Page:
Around the world, factory activity contracted in August. Purchasing managers’ indexes from Australia to Korea to the euro zone fell into negative territory. The reading for U.K. manufacturers fell to a 26-month low.
The U.S. was one of the few nations to see its factory sector skirt contraction. But even here, activity was barely growing.
The problem is weak demand, as evidenced for falling new orders. The U.K. report showed new orders declined for the fourth consecutive month and at the sharpest rate since April 2009. The euro-zone order index fell to its lowest in more than two years.
In the U.S. the new orders index showed orders falling for the second month in a row. Despite that, what seems to be helping American factories is a rebound in car sales and output after supply chain disruptions in Japan caused U.S.-based vehicle makers to cut production schedules in the spring and early summer.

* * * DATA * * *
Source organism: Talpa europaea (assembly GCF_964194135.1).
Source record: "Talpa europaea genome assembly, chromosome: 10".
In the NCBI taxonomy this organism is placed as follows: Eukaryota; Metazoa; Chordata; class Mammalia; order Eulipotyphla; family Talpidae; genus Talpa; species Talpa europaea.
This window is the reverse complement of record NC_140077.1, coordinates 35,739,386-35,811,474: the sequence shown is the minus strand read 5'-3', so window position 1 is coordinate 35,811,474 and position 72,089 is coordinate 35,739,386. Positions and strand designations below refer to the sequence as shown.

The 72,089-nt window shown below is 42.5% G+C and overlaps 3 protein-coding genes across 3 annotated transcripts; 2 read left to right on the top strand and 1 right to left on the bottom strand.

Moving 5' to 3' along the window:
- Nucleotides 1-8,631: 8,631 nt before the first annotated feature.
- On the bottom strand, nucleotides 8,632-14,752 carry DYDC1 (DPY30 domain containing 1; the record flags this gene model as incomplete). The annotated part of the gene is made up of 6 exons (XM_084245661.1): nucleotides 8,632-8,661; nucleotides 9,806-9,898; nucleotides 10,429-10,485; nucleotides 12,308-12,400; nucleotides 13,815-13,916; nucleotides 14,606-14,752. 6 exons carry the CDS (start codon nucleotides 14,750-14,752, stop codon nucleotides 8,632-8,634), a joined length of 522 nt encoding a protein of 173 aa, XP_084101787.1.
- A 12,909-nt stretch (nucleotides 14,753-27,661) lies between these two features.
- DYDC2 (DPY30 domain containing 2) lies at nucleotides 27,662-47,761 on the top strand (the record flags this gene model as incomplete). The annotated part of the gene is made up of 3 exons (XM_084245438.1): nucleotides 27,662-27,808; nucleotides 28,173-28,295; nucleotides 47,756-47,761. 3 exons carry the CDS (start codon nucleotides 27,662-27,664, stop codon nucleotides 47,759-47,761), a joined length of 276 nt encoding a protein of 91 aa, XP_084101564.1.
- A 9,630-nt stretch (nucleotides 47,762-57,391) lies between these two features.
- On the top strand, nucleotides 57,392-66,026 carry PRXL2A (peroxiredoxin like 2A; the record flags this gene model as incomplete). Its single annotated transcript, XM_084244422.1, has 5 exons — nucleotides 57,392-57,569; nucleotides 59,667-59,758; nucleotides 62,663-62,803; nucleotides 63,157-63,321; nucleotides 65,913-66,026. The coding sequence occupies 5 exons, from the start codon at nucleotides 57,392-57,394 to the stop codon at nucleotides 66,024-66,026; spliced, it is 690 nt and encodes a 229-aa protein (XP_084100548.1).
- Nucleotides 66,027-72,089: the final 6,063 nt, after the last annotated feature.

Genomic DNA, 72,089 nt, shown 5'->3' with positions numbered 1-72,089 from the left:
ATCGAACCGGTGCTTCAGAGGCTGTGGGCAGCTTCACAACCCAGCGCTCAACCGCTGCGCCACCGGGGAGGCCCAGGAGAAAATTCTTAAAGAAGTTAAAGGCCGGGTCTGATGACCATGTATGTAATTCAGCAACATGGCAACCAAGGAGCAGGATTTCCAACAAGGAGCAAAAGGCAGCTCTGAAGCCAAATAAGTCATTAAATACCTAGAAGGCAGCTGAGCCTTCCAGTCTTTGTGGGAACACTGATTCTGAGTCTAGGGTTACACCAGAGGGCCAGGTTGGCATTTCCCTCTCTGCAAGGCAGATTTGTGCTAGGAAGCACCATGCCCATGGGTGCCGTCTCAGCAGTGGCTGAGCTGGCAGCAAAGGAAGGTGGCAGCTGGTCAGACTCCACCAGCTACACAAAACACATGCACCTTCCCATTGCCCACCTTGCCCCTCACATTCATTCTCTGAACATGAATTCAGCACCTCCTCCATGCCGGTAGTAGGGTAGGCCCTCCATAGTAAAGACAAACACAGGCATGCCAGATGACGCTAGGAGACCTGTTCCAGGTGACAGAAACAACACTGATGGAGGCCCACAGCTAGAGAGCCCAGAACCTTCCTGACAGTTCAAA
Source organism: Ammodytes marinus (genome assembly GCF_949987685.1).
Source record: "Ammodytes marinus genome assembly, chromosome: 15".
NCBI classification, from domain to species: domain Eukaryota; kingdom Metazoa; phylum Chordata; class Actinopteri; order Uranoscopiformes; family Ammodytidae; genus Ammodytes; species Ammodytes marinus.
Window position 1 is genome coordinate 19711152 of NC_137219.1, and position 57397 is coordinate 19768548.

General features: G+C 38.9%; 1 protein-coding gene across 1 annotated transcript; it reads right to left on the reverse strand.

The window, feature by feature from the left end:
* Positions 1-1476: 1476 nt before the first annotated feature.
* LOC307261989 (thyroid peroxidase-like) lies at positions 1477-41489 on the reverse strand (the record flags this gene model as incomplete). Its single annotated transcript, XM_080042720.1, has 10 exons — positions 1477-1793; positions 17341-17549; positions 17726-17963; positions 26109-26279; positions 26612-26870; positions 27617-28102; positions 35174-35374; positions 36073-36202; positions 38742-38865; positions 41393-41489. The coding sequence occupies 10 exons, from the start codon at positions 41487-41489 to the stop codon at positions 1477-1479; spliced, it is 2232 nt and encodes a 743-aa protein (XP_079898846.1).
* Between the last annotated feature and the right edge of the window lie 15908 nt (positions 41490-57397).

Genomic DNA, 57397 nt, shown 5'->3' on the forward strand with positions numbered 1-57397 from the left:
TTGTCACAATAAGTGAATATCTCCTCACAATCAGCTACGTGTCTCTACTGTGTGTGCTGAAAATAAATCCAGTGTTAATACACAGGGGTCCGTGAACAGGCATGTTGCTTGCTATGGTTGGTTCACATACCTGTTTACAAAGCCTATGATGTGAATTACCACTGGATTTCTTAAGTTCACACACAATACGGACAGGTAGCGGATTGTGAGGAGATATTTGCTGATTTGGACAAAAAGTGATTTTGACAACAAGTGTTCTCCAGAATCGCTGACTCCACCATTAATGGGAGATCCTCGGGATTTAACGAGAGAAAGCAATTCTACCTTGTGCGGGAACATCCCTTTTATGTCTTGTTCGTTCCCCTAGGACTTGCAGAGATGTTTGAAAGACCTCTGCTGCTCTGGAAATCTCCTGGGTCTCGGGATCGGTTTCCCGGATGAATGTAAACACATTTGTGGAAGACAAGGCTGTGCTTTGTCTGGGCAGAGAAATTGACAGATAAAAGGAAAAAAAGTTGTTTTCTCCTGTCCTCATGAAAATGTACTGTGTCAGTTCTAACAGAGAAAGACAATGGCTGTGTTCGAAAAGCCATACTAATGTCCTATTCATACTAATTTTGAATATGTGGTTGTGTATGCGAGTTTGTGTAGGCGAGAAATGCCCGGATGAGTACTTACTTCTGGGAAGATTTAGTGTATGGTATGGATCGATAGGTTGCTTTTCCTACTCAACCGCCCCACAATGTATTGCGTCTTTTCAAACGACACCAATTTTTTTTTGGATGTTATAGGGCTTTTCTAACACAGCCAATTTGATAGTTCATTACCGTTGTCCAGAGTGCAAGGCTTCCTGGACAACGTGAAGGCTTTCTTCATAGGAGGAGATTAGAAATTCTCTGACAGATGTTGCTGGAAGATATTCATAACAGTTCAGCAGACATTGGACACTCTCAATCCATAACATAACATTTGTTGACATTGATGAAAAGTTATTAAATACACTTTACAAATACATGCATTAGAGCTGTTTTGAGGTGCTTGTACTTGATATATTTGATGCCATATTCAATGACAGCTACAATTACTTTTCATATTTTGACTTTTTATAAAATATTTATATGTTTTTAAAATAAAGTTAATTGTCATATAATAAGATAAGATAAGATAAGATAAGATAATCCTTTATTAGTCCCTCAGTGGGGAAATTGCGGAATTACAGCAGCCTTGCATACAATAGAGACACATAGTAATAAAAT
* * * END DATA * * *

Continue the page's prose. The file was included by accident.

But U.S. factories at best can be described as treading water.
To offset weak demand at home, factories around the world are counting on exports. For instance, the U.S. government hopes to double exports in a few years. The problem is that one nation’s domestic demand in another’s export market.
12--Economists React: U.K. ‘Bright Spot’ Dims, WSJ
Excerpt: U.K. manufacturing slumped to the weakest level for more than two years in August. Below, economists react:
The purchasing managers survey showing a second month of overall contraction in manufacturing activity fuels the serious concern over the current state of the U.K. economy and the outlook. While manufacturing output only accounts for 12.8% of GDP, it was very much the bright spot of the economy in 2010 and early 2011.– Howard Archer, IHS Global Insight